Ieuan Wyn Jones on Plaid Cymru's policies for the recession
Plaid Cymru Leader Ieuan Wyn Jones wants the UK Government to prioritise 'real jobs in the real economy' rather than financial institutions.
In his speech to Plaid's spring conference, the deputy first minister said: "Plaid Cymru is calling for a fiscal stimulus during this recession.
"A stimulus targeted at real jobs in the real economy not at banks."
He also said there is no better time than the recession to campaign for a more powerful Welsh Assembly.
Speaking at the conference in Cardiff, he said it was time for the Prime Minister to "change course" and regulate the economy properly.
He called for "a fiscal stimulus, not for banks and insurance companies in the City, but for people and the people of Wales".
But Mr Jones, who serves as Deputy First Minister and Minister for the Economy and Transport in the Labour-Plaid coalition Assembly Government, warned that Wales is on course for "financial squeezing" rather than "quantitive easing".
There's no better time to argue for more self government
Ieuan Wyn Jones
He claims UK government proposals would cut at least £500m from the Welsh budget.
Plaid Cymru has called on the UK government to introduce a stimulus package worth approximately £3bn in Wales which the party claims "will create and save" 40,000 jobs between now and 2011.
Mr Jones said the financial crisis had exposed the need for further devolution in Wales.
He said he treated each day in his job "as another step on the road to greater self-determination".
"There's no better time to argue for more self government," he told delegates.
"Some will say the recession isn't a time we should be asking for a referendum. I disagree.
"The recession makes the need for greater powers even more stark."
Plaid Cymru has had recent spats over student support in Wales
A majority of voters had expressed their desire for a "proper Parliament" in Wales through opinion polls, he said.
"It is becoming the clear preference of the people of Wales," he said.
Referring to public splits in the party over the ending of a grant which offsets the cost of top-up fees for Welsh students studying in Wales, Mr Jones warned that refusing to make "difficult compromises" with Plaid's Labour partners would lead to a "breakdown in government and endanger what we have set out to achieve".
He added that this would be particularly damaging "at a time when many people in Wales fear for their jobs".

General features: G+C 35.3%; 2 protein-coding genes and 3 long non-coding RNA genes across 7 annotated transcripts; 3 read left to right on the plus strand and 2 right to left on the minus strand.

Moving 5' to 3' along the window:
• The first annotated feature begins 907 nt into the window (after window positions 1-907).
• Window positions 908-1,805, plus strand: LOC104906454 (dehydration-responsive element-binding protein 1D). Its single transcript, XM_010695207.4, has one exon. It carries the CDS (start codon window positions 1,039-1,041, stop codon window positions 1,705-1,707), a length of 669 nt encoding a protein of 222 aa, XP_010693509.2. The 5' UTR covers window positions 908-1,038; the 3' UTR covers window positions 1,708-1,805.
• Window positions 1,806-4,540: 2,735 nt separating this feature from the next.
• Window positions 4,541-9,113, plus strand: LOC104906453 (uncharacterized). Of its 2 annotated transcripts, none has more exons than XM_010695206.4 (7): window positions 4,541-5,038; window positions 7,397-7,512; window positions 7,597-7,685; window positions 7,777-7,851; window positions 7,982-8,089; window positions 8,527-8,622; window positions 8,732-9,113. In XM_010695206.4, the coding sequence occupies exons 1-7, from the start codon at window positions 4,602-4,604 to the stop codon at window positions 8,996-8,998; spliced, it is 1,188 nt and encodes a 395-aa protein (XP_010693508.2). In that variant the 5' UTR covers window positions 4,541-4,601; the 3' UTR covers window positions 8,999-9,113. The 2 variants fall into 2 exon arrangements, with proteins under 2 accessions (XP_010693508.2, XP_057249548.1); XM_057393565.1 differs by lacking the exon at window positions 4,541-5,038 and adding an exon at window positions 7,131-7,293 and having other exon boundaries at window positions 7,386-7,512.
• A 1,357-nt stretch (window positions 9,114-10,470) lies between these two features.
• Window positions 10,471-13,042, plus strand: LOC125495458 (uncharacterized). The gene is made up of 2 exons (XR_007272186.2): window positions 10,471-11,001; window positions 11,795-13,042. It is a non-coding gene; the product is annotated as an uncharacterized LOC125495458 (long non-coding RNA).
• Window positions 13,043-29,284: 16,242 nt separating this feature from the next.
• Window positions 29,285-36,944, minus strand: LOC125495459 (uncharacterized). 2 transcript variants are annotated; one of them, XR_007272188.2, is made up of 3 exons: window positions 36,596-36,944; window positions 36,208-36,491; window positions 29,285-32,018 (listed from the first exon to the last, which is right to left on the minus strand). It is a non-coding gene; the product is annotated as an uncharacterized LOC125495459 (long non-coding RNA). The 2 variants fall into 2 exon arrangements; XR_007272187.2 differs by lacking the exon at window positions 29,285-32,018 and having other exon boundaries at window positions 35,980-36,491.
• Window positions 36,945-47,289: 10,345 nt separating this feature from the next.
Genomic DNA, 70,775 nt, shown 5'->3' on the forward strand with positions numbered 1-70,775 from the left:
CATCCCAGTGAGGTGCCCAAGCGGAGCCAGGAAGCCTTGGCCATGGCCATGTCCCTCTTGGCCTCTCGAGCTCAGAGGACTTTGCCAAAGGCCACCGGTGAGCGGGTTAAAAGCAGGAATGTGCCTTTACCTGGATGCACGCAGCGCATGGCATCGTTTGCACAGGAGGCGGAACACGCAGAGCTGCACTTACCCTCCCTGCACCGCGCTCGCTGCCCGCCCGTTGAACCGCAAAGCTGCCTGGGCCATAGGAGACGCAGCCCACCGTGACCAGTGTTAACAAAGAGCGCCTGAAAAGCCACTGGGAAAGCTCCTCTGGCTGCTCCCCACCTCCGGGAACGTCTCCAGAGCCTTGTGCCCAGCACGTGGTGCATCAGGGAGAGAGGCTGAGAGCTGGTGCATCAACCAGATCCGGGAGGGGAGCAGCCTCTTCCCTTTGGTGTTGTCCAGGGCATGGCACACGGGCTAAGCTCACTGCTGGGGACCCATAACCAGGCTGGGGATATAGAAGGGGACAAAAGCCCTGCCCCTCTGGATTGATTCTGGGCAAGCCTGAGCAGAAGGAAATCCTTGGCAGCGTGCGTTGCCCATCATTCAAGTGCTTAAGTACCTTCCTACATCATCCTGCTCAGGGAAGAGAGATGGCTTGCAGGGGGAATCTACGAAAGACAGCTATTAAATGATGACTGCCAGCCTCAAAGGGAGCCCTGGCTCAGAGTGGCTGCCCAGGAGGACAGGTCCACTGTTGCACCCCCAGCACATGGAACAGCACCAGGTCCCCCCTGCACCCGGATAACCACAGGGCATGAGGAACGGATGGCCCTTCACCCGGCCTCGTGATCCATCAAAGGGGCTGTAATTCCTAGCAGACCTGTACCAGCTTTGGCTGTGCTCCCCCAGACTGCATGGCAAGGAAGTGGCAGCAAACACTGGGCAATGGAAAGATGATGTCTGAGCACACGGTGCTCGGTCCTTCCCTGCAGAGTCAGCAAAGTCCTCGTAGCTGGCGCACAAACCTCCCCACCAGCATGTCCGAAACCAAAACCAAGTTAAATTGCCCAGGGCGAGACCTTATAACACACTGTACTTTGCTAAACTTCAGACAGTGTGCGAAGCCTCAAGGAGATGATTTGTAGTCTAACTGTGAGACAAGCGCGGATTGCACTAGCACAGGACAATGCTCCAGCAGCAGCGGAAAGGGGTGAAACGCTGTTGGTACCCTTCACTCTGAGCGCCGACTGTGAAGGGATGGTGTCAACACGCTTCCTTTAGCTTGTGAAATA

Other speakers on the conference's second day included Westminster group leader Elfyn Llwyd, who accused the Prime Minister of being "blinded and dazzled" by the "city folk" in the run-up to the recession.
Mr Llwyd said that as a result the Mr Brown and Chancellor Alistair Darling "did nothing", failing to heed the warnings that a credit crisis was developing.
The MP poured scorn on what he said was a joke by the Prime Minister that Wales could not "exist on its own feet during the economic storm".
"How long can we now afford not to stand on our feet?" he added.
Party President Dafydd Iwan also spoke at the conference and warned "we cannot trust any more in the capitalist order as it was."
He said Plaid Cymru's new message was of the need to create "a new world order...putting people first".
Plaid's director of elections Adam Price MP and director of policy Nerys Evans AM also addressed the conference.
Mr Price urged the people of Wales to join the debate on the referendum for further powers for the National Assembly.
He said: "The truth is we are the only generation ever in Welsh history that has its destiny within our own hands.
We can't confine our vision for Wales by what's devolved, what's not devolved and what we can do within the current constitutional settlement
"Let's seize that opportunity with those hands. Not to demand a referendum will be a vote of no-confidence not in our government but in our own nation."
The Carmarthen East and Dinefwr MP claimed the Westminster government shows "bias" towards the south east of England and that this demonstrates the importance of Wales being able to make its own decisions.
He argued that in London unemployment has fallen by 33,000 over the last year in comparison to a rise of 28,000 in Wales.
Plaid's director of policy Nerys Evans told BBC Wales that although the party is in government in the assembly and some local authorities, it needs to develop a policy and a vision for Wales "outside those institutional silos".
Ms Evans said: "We can't confine our vision for Wales by what's devolved, what's not devolved and what we can do within the current constitutional settlement.
"Our vision has got to be much wider than that, and going into each election then we've got to see - whatever institution we're trying to fight seats for - how we can deliver those steps towards our aspirations for our nation."
Plaid's politicians no longer seem ambivalent about using the word "independence" to describe the party's constitutional aim.
The party recently launched a website, walescan.com, specifically to promote that objective and Plaid's deputy assembly group leader Helen Mary Jones's speech is on her vision of an independent Wales.
South Wales Central AM Chris Franks said Plaid's role in the assembly's coalition government had been crucial in addressing economic woes and paid tribute to Mr Jones' work as minister for the economy.
He said: "He has introduced the training programmes REACT and PROACT that help people at risk of losing their jobs or who have actually lost their jobs.
"Also Ieuan is bringing forward building programmes, road schemes, railway schemes."
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